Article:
Also an afterthought: Setting up a datafeed, processing images, juggling hundreds of filenames and links and whatnot, it really makes me see just how much time you can save when you know how to program. I keep saying I need to learn a programming language, one of these days it’ll compel me to start plugging away at it regularly. I can speak a little bit of four languages that I didn’t know before I started traveling, I might as well pick up a little Python while I’m at it. :)
     
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  13. cardine

    cardine Administrator Staff Member

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    Happy new years, and awesome update! :)

    For the future this might be a great task for a VA. If it only took you a couple hours then maybe not, but if you spent 6+ hours on this, then that is something you could probably train someone on how to do in 15 minutes.

    Also I just came across Sellery for the first time earlier today. I've never used it before and I'm not sure exactly how well it would work in your instance but I figured I'd post it here in case it was something you think would be helpful for you at all.
     
  14. mstchr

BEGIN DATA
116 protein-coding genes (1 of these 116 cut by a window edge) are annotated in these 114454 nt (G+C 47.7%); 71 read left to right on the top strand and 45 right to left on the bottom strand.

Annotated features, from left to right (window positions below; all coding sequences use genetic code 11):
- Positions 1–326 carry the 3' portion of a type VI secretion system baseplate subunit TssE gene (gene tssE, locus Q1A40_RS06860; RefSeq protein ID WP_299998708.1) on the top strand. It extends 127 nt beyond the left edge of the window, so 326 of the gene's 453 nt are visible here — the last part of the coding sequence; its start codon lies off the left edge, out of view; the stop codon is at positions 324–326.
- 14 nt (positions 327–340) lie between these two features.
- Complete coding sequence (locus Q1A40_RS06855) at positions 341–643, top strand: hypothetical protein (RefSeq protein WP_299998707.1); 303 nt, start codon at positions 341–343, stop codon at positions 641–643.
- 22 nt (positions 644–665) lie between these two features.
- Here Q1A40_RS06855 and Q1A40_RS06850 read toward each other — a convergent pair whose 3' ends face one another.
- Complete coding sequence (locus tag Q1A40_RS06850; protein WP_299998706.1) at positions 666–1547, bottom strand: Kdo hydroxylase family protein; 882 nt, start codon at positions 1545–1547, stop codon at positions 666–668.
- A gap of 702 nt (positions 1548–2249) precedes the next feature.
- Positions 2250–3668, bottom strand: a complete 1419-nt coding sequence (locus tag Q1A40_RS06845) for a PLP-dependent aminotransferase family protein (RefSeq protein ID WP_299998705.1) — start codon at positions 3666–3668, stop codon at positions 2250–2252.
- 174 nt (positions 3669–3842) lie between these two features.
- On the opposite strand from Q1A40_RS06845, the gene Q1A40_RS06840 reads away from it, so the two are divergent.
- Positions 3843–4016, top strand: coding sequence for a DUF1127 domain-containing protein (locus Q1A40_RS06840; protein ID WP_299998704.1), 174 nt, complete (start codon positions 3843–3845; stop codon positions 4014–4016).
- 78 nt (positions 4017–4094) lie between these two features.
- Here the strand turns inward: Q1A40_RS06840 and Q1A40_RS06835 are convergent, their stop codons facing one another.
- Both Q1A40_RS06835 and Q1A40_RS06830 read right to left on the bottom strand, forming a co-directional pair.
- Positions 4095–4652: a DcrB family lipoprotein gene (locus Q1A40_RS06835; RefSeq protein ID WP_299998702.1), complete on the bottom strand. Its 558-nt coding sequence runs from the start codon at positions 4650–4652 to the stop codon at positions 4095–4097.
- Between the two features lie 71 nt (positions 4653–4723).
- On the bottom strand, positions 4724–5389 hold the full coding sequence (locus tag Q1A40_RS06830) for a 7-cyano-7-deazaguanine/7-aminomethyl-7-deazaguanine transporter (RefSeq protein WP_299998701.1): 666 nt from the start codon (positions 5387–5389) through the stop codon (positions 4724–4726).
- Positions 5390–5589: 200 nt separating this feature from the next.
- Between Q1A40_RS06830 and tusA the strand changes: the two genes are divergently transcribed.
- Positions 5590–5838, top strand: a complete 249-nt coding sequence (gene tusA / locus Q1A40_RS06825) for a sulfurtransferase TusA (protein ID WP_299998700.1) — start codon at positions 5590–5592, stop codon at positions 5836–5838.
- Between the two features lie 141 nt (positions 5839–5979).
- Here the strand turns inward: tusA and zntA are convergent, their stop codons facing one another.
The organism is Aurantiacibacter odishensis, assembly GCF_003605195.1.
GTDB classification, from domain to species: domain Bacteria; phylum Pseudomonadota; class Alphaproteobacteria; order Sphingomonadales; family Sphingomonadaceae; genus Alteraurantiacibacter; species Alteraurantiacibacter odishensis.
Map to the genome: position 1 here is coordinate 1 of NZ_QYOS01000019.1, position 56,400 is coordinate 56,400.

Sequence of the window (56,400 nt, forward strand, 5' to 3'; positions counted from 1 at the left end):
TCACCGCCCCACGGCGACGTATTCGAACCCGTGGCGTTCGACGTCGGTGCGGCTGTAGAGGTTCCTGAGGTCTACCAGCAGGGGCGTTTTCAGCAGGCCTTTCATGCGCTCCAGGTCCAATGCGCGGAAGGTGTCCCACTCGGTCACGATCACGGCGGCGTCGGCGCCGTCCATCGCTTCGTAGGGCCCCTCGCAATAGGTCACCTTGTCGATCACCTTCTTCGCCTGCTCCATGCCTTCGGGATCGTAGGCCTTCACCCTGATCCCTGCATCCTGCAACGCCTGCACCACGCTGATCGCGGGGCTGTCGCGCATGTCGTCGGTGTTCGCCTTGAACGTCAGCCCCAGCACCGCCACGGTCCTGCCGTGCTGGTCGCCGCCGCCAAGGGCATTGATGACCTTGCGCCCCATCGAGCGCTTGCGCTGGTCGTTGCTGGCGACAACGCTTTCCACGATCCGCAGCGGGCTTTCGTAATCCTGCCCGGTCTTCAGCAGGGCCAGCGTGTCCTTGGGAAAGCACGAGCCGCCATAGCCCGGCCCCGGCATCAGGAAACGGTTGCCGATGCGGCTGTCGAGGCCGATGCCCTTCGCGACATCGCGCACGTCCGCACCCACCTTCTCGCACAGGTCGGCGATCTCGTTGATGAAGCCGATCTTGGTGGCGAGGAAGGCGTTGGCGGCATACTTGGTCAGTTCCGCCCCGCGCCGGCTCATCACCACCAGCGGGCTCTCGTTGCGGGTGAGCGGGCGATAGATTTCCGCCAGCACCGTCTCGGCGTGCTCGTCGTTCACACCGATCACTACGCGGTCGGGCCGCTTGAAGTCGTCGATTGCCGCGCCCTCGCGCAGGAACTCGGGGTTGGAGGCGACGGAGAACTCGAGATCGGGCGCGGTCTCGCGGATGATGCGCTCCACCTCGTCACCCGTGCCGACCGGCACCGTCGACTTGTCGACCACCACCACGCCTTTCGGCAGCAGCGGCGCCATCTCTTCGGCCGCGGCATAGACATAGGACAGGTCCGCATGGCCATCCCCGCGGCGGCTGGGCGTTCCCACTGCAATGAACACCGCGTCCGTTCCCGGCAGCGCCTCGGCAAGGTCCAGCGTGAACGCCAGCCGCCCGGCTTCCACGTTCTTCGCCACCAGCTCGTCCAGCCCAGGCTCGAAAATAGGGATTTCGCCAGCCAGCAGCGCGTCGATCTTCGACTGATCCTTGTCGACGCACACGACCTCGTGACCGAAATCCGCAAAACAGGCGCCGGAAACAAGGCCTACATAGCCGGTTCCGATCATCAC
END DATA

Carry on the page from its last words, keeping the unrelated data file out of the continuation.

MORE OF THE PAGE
mstchr Active Member

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    It's true and I thought about doing it but it had been a while since I'd shot and processed photos and I wasn't even sure of my own workflow before setting out which to me is pretty much a dealbreaker to outsourcing...if I can't explain or demonstrate exactly how I want something done in simple terms then the VA will probably have difficulty accomplishing the task and rightly so.

    That said it was a longass process. If I do another sizable shoot I will definitely outsource the file generation and manipulation bit now that I have the workflow down.

    Oo nice one man. That's a great idea for a service. Bookmarked!
     
  15. mstchr

    mstchr Active Member

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    OK, sorely needed update. Unfortunately not a ton to add but a couple nice developments.